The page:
Matt | 23 | Essex, England | BeatBullying Development Officer
So it was summer 2005 and if I’m honest I was a mess. You see my journey out of that often comically referred to closet doesn't begin differently to many before me, and I'm sure many after. Yes, it was that pesky unrequited love. A rite of passage for many teenagers across the world, however it is all the more painful when one is struggling with their sexuality. The fact I was gay had not come as a surprise to me. I always knew I was. I find it impossible to explain, but I am sure that I knew I was gay before I was ever aware it was possible. I remember being six years old and being off school, a common occurrence for a child with the immune system of a fly. I saw an episode of the Vanessa Feltz show (for you young’uns it was like the Jeremy Kyle of its day) and one of the guests was gay. I don’t really remember what he said I just remember him looking very sad, and the word gay being written on the screen. That night I cried in the bath. I don't know why but I did. I remember my Mum asking me why I was crying. I don’t remember what I said but I do know that even at the age of six I felt like it was something I shouldn’t say. I also vividly remember seeing Boy George sing with the newly reformed Culture Club on the National Lottery. As he sang 'I just wanna be loved' I sat there confused.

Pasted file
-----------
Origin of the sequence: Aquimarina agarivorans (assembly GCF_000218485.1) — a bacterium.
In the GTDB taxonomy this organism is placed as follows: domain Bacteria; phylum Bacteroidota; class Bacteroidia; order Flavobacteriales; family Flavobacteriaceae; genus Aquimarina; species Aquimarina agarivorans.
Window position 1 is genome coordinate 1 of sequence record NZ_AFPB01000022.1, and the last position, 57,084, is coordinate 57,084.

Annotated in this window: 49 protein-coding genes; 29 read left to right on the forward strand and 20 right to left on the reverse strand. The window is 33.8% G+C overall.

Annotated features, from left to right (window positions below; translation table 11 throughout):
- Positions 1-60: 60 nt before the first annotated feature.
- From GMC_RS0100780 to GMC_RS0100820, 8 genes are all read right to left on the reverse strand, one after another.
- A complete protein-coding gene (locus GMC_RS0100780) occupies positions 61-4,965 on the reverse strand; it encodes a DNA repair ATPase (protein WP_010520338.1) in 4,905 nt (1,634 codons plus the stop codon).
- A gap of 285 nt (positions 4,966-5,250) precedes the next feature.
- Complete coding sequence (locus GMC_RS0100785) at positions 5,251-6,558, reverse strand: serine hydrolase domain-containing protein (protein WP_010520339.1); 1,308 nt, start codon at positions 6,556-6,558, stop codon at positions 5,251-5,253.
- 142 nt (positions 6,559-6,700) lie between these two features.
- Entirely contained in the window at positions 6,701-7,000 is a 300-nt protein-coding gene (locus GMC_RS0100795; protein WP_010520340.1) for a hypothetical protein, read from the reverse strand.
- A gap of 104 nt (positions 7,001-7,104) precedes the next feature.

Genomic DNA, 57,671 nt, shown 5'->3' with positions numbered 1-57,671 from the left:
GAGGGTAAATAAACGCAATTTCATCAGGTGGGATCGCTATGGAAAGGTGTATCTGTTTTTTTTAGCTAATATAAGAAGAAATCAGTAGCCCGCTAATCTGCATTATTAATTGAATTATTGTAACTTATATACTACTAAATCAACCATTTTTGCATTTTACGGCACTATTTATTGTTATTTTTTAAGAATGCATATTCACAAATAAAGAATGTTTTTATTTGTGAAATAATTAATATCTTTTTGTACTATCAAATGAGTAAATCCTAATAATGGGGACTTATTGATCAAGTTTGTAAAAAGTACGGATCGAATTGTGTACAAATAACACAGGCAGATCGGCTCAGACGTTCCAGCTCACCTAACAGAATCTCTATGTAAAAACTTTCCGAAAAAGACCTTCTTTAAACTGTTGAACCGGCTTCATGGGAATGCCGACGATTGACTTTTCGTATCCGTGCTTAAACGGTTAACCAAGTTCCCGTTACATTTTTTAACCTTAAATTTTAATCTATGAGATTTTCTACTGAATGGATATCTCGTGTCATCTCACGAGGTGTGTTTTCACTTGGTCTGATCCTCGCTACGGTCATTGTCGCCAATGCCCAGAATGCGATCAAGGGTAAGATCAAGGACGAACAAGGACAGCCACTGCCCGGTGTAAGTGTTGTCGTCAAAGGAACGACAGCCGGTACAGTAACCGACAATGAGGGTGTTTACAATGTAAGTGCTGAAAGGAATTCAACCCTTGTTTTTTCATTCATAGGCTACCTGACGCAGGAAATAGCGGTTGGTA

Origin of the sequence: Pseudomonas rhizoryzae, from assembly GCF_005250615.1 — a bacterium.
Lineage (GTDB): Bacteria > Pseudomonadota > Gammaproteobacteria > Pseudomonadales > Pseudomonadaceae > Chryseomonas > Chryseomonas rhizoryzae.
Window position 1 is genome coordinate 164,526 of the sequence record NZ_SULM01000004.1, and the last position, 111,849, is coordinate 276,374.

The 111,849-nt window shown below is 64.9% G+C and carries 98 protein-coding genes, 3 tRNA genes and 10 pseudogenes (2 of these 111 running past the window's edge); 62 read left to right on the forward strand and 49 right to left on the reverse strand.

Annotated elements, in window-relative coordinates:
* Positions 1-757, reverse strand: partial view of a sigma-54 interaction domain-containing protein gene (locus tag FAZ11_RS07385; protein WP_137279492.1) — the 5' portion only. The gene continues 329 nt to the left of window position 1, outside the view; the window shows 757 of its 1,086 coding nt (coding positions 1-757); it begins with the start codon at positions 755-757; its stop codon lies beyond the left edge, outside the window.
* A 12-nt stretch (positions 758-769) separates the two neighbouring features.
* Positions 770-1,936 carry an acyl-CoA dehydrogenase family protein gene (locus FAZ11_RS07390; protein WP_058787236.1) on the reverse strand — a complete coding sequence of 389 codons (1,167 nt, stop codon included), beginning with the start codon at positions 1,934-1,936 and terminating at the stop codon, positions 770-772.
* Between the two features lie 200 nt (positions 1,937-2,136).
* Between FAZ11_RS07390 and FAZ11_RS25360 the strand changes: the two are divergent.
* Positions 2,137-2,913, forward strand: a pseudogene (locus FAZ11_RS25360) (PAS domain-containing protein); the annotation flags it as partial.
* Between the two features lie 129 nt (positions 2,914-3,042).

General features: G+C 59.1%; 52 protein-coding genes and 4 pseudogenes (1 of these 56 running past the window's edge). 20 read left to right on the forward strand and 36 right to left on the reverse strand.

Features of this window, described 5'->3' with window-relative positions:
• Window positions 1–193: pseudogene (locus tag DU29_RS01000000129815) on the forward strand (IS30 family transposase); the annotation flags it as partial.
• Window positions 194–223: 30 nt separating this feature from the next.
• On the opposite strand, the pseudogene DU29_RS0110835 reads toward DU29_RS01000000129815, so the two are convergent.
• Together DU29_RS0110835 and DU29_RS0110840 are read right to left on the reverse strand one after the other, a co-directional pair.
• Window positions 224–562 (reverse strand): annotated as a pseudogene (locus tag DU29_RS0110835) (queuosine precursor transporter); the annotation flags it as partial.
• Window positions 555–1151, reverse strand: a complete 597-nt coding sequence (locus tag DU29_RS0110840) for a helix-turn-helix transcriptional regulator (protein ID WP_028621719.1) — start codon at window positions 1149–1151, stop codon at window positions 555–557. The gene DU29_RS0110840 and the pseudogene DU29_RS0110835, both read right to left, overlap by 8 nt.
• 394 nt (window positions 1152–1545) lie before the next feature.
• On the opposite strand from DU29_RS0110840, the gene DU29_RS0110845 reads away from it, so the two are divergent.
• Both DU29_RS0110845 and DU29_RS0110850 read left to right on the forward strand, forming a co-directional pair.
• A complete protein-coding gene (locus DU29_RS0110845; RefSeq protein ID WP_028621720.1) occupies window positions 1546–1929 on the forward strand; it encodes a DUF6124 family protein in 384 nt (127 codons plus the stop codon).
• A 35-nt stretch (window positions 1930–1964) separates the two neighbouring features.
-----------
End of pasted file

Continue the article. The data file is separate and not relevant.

"Does being gay mean I will grow up and wear make up? Is this why I like wearing my Nan’s high heels and don’t mind it when my cousin puts make up on me?"
I grew up in Dagenham, Essex. I don't remember anyone speaking about the word gay meaning homosexual, only to mean something was undesirable. The term poof was used when someone was being weak. I remember the first gay couple I was aware of, Tony and Simon from Eastenders. They kissed.
As I got older I dutifully asked for the Hollyoaks Babes calendar each Christmas. Each year I waited for my Mum to turn around and say 'Matt babes, I know you want the Hollyoaks Hunks'. You see, for years I assumed she knew. I assumed everyone did, and I just needed to confirm it. I didn't really know how to go about it. I mean I wasn’t in a boy band like Stephen Gately, so I didn't think The Sun would be interested in a front page exclusive.